In 2019, after securing a second term, Modi appointed Shah as Home Minister. In this role, Shah has implemented several policies aligned with the Hindu nationalist agenda. In August 2019, Shah’s ministry spearheaded a controversial move to revoke the autonomous status of Indian-administered Kashmir granted under Article 370 of the Indian constitution. This status granted Kashmir a degree of autonomy to manage its government affairs and provided rights such as land ownership, local government jobs, and education scholarships exclusively to native Kashmiris. Additionally, the region was bifurcated into two territories directly governed by administrators appointed by the Modi-led federal government.

The move was followed by the arrest of thousands of political leaders, religious figures, and critics in an unprecedented crackdown and imposition of a complete lockdown, including a communication blockade across the region. As cited by The Atlantic, legal experts denounced the move as “illegal and unconstitutional.”

In December 2019, the Indian parliament enacted the Citizenship Amendment Act (CAA), which was introduced by Shah. Under the law, religious minorities (Hindus, Sikhs, Buddhists, Jains, etc.) from neighboring countries who entered India before December 2014 can fast-track to Indian nationality. Muslims, however, are not afforded the same right. The CAA marked the first time religion has been used as a criterion for citizenship in India. When the government implemented the CAA in 2024, Shah said, “These rules will now enable minorities persecuted on religious grounds in Pakistan, Bangladesh and Afghanistan to acquire citizenship in our nation.”

The law has been criticized by the United Nations Human Rights Office as “fundamentally discriminatory in nature” and predicted to “have a discriminatory effect on people’s access to nationality.” The bipartisan, United States Commission on International Religious Freedom (USCIRF), has warned that the CAA, along with the National Register of Citizens (NRC), a government-led exercise to identify “illegal migrants,” could result in the “widespread disenfranchisement of Indian Muslims.” The commission has even recommended that the US government consider “sanctions against the Home Minister and other principal leadership” over the citizenship law. Shah has repeatedly emphasized the idea that his government will implement a nationwide NRC.

In February 2020, anti-CAA protesters were attacked by Hindu nationalist supporters in New Delhi, resulting in 53 deaths, mostly Muslims. Throughout the violence, the Delhi police either mostly stood by or took part in the attacks.The violence was incited by BJP leader Kapil Mishra, who had given the police a three-day deadline to remove the protesters.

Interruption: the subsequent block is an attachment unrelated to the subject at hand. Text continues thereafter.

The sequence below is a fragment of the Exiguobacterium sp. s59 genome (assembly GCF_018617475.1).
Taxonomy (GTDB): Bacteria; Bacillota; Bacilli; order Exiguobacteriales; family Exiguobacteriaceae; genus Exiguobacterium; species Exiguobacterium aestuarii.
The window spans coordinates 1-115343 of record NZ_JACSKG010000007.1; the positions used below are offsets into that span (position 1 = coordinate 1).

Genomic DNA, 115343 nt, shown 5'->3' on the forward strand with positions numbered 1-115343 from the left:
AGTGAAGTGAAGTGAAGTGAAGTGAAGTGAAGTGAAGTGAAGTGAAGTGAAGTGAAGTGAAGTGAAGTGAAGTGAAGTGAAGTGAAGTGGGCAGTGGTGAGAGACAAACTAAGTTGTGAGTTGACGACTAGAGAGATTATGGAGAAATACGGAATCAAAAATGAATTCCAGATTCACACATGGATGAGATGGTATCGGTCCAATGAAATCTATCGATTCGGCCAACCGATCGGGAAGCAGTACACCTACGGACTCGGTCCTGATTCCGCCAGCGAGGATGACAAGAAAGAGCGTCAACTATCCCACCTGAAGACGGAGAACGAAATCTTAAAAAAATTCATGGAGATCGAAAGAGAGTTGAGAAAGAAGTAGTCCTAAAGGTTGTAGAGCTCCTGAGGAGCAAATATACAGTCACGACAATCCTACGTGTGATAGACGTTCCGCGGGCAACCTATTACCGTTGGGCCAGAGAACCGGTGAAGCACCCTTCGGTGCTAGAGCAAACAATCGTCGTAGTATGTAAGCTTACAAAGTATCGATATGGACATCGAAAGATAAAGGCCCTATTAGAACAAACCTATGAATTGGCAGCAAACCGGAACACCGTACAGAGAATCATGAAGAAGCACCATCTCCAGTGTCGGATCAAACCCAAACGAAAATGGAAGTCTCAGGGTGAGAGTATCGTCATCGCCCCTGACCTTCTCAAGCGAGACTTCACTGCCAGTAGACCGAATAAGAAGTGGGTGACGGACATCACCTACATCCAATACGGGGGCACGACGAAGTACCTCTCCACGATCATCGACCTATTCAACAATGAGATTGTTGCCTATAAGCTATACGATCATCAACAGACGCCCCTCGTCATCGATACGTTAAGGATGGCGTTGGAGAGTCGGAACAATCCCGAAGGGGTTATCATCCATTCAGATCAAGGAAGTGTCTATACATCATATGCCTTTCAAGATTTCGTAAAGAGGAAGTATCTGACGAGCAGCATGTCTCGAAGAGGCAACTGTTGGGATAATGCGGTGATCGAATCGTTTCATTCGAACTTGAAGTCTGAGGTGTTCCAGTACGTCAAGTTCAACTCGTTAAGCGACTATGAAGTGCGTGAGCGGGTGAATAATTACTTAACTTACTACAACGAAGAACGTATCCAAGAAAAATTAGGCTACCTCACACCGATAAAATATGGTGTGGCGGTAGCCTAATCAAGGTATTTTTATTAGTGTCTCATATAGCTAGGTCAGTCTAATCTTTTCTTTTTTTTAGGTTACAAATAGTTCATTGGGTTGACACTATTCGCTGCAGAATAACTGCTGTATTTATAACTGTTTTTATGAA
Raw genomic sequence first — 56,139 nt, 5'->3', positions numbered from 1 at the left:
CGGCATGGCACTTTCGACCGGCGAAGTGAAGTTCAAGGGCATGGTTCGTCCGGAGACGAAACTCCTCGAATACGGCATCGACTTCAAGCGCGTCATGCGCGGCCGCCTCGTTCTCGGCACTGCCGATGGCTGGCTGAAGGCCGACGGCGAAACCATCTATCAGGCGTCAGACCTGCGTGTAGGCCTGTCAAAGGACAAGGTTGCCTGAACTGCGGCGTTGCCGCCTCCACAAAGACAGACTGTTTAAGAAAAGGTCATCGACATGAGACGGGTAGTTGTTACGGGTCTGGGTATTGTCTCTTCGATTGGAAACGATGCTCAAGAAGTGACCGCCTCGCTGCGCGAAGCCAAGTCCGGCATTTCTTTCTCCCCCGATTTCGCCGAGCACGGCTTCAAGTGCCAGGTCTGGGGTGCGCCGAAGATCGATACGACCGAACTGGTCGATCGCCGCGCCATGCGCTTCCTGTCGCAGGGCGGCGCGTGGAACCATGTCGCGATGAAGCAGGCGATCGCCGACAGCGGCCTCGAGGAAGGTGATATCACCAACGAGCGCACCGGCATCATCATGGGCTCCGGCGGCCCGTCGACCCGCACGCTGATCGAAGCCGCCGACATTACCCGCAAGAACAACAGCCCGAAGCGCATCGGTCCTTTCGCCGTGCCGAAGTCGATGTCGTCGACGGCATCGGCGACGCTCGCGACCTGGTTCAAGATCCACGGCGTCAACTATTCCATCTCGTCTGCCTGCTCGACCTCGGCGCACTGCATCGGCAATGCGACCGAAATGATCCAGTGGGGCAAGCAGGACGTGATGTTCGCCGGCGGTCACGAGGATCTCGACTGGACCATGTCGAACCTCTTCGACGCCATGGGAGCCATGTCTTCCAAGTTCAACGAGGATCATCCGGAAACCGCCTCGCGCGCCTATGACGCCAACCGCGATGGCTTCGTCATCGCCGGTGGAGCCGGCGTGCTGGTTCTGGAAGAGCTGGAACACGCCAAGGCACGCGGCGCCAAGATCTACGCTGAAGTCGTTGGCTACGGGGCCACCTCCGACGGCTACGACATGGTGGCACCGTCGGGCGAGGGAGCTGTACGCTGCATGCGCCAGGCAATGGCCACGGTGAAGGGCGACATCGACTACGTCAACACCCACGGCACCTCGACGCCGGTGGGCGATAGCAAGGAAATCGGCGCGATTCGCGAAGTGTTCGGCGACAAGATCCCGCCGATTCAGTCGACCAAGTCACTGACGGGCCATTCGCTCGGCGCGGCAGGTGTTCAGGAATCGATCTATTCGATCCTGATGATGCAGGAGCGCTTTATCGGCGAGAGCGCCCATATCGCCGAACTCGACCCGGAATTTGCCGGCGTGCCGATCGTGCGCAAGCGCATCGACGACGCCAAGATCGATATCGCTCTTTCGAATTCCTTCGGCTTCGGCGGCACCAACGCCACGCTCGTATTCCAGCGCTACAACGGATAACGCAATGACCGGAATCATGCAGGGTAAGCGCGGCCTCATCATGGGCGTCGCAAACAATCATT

The Delhi police, under the control of Shah’s Home Ministry, faced criticism from organizations like Amnesty International, which reported that the police “used excessive force, tortured detainees in custody, and stood by as rioters wreaked havoc.” A fact-finding team led by former Supreme Court judge Madan B. Lokur accused the police of “complicity in the violence” and accused Shah’s ministry of delaying the deployment of additional troops to stop anti-Muslim violence. Human Rights Watch also reported that the Delhi police used the riots as an opportunity to crack down on students, activists, and critics protesting against the citizenship law, charging them with draconian anti-terrorism laws and sedition.

Shah is known for delivering hateful, dehumanizing, and dangerous speeches, often promoting bogus conspiracy theories to sow fear and animosity against Muslims. In April 2014, Shah was charged for delivering a hate speech in Uttar Pradesh state. According to Reuters, in April 2019, Shah referred to undocumented Muslim immigrants as “termites” and vowed to “pick up infiltrators one by one and throw them into the Bay of Bengal.”

He has frequently promoted anti-Muslim conspiracy theories such as “love jihad” and “land jihad” in his speeches. Love jihad alleges that Muslim men are enticing Hindu women into marriages to forcibly convert them to Islam, while “land jihad” claims intentional occupation of public or government land by building religious structures or holding mass prayers on them.

In March 2021, according to Hindustan Times, Shah announced plans to introduce laws against ‘land jihad’ and ‘love jihad’ during an event in Assam’s Kamrup district. This came despite his ministry stating on record in February 2020 that “no such case of ‘Love Jihad’ has been reported by any of the central agencies.”

In November 2022, while addressing a campaign rally in Gujarat’s Kheda district, Shah made inflammatory remarks regarding the 2002 Gujarat pogrom, stating, “They were taught a lesson in 2002, these elements left that path. They refrained from indulging in violence from 2002 till 2022,” as reported by The Wire.

In November 2023, during an election rally in Chhattisgarh state’s Bemetara district, Shah claimed that the region had become a center of “love jihad.”

Shah has also repeatedly targeted Rohingya refugees and migrants from Bangladesh, labeling them as “infiltrators.” During elections, the BJP leadership often conflates the term “infiltrators” or “outsiders” with India’s Muslim voters. During a May 2024  election rally in New Delhi, Shah invoked refugees to target the opposition party, stating, “Do you know who their vote bank is? It’s not you, it’s the Rohingya infiltrator. But we aren’t scared of these infiltrators.”

Shah’s Ministry has used the Foreign Contribution Regulation Act (FCRA) to target charity groups, human rights organizations, and think tanks. The FCRA regulates the acceptance and utilization of foreign contributions or donations by individuals or organizations.

According to a report by Firstpost, Shah’s ministry canceled FCRA licenses of over 20,000 non-profit organizations (NGOs) between 2014 and 2018. In March 2023, his ministry informed the upper house of the Indian parliament that the licenses of another 1,827 non-profits were canceled between 2018 and 2022. According to The Hindu ​​FCRA is being used as a “weapon to silence entities whose work is not to its liking — typically those working on environmental issues, civil liberties, and human rights.” In 2020, the UN High Commissioner for Human Rights criticized the law and said it was “open to abuse, and that it is indeed actually being used to deter or punish NGOs for human rights reporting and advocacy that the authorities perceive as critical in nature.”

In 2020, Amnesty International was forced to shut down its work in India after authorities froze its bank accounts over alleged violations of FCRA rules. Human Rights Watch called it an “act of reprisal for the organization’s human rights work.” In January 2024, the ministry revoked the FCRA license of a prominent think tank, Centre for Policy Research (CPR).

This factsheet was produced in collaboration with Raqib Hameed Naik, a US-based Kashmiri journalist who covers human rights, religious minorities, and Hindu nationalism.